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Hacktivist Vol. 2 #1

by  in Comic Reviews Comment
Hacktivist Vol. 2 #1

“Hacktivist Volume 2” #1 by Collin Kelly, Jackson Lanzing and Marcus To begins six months after the events of the first “Hacktivist” miniseries. The story retains the same main characters, Ed Hiccox and Nate Graft, who don’t fit the hero mold so easily anymore. Ed is presumed dead by all but Nate and Reg. By the end of the issue, his ego and his sense of righteousness have been pierced. Nate is now working for the Man, having compromised his principles to escape prison.

The focus and the antagonist have changed. The government and CIA are still bumbling and invested in the status quo, but unexpected new players are introduced. Ed and Nate, estranged from each other, are caught in the middle and haven’t found a third way yet. Future issues will probably deal with this lack of a mission quickly. The two will probably become a team again but, for now, the moral anchors of the story are passive.

In the lead-up to the explosive final scene, the creative team shows the unsuspecting victims going about their lives before an attack. While these one percenters, managers and bureaucrats aren’t meant to be sympathetic, it’s hard not to feel bad for them, as their own homes are nightmarishly hijacked to be used against them.

The moral ambiguity hasn’t done the plot any favors yet, since things won’t get more exciting until Ed and Nate are acting instead of reacting, but it does add philosophical depth. Ed and Nate’s present and past decisions are drawn from real-world, ongoing debates about the ethics of hacking and civil disobedience. Kelly and Lanzing introduce these questions through the plot and avoid openly preaching, but it’s pretty easy to guess where things are going and what line the writers are taking.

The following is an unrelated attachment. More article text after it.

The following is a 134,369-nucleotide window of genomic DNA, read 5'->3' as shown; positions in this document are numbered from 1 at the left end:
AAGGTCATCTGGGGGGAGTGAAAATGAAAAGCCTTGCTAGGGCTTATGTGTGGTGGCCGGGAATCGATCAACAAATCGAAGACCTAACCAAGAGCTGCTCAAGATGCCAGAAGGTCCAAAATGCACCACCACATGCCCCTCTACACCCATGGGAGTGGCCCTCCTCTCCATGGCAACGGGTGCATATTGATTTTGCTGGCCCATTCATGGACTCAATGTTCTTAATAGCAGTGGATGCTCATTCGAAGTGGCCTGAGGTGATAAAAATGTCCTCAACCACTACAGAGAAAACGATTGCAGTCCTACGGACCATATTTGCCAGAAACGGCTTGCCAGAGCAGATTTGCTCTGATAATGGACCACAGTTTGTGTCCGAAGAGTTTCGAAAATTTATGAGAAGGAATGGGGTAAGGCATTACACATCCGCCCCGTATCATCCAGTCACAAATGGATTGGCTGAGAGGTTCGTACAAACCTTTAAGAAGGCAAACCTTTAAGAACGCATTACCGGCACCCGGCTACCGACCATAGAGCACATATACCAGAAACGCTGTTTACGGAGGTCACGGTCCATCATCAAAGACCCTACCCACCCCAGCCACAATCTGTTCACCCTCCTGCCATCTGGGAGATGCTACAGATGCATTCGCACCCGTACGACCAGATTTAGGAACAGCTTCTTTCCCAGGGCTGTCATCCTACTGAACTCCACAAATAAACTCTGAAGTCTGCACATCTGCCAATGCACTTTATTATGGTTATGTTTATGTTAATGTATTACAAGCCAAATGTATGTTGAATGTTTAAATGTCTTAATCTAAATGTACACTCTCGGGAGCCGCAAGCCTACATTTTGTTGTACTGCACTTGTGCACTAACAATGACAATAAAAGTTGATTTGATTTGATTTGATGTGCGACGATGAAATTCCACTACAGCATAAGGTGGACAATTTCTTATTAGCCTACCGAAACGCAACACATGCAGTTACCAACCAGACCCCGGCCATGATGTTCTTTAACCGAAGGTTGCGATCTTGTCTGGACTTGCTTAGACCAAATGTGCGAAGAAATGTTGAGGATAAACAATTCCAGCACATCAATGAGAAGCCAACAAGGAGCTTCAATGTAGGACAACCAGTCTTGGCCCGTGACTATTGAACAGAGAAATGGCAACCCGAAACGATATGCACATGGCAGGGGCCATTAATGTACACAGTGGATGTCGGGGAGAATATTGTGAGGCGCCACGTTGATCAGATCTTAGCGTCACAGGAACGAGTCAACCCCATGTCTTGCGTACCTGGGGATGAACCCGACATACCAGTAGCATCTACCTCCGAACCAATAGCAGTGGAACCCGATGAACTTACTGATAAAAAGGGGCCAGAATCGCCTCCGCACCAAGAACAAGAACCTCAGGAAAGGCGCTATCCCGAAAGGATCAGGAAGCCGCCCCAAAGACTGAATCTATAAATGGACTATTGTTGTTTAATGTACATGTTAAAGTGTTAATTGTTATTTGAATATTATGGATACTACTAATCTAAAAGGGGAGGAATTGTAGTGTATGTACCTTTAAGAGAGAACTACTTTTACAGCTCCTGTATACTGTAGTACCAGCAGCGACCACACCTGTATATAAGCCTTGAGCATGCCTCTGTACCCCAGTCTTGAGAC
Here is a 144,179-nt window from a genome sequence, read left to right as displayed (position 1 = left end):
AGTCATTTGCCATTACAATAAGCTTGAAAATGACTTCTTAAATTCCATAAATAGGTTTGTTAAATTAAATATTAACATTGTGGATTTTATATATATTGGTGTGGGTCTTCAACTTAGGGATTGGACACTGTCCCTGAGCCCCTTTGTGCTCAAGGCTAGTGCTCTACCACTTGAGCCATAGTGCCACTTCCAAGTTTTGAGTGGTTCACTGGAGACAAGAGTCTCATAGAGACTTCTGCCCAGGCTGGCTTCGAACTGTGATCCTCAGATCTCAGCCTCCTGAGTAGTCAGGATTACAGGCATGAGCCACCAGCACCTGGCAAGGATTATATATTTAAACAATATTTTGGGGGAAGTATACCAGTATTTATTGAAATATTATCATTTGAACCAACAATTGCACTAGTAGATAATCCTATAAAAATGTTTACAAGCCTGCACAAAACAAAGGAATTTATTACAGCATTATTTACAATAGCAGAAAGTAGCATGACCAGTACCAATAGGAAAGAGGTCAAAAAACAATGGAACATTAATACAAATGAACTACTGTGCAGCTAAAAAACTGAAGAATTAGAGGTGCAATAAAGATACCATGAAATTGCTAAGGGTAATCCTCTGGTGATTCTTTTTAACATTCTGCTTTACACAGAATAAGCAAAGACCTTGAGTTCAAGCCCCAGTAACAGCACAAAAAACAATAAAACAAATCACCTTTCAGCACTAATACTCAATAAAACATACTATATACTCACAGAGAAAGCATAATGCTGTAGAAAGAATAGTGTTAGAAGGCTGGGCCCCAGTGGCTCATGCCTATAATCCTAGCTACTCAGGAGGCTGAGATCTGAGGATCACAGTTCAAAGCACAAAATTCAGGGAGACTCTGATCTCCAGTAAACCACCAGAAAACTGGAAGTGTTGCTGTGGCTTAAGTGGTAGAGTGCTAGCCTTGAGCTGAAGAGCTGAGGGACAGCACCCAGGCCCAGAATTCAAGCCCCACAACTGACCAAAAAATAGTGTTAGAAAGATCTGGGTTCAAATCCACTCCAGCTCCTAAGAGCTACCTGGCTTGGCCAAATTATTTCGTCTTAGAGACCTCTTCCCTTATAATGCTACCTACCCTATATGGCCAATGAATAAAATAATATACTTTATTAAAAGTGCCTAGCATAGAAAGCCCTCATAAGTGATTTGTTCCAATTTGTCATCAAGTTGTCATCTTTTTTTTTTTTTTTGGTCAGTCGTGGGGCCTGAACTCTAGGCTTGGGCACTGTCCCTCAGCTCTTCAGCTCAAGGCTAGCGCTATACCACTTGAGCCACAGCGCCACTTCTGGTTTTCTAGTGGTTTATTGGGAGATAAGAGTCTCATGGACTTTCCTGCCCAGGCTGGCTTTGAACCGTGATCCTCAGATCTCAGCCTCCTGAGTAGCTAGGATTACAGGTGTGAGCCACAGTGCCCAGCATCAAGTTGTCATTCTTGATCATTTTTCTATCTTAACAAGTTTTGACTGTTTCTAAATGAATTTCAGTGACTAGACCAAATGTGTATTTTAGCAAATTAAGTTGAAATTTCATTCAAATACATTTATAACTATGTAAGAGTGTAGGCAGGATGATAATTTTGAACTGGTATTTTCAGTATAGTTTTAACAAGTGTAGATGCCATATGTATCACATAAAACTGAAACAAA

“Hacktivist V2” #1 devotes more effort to its didacticism and themes than to characterization. Readers are told what Ed and Nate think as they pass through the crucible of crisis (and, indirectly, readers are nudged heavily towards a specific takeaway message). Unfortunately, writers’ dedication to a message often means that the rest of the story suffers. There is plenty of action, but the pacing feels too anxious, strained and rushed to delve beyond the surface of the major players and their motives.

Movies like “Hackers” insert a lot of farfetched scene changes to keep coding exciting. Kelly and Lanzing reject unnecessary setting switches and avoid obvious information dumps, but the story still feels too heavy on expository dialogue and text. The dramatic developments are an effort to compensate for the talking heads, but the atmosphere of constant crisis makes the action feel forced.

To’s layouts are excellent. He gives hacking a menacing physical presence by laying stripes of red-on-black code along panel borders. While the tense nighttime confrontation in Nate’s yard is a melodramatic development, this unhappy reunion still has emotional impact thanks to To’s strong body language.

Herring’s colors are one-dimensional, overly dominated by one hue from scene to scene. The artwork is flattened by too many cold blues, purples and greens. However, on the plus side, his approach does keep the transitions clear and the action easy to follow.

The cinematic crescendo that leads to the game-changing last page has dramatic impact, even though all its components are derivative. “Hacktivist Volume 2” #1 does a good job presenting a philosophical discourse through fiction, but its characters don’t feel fully fleshed out outside their beliefs, so the pathos is limited.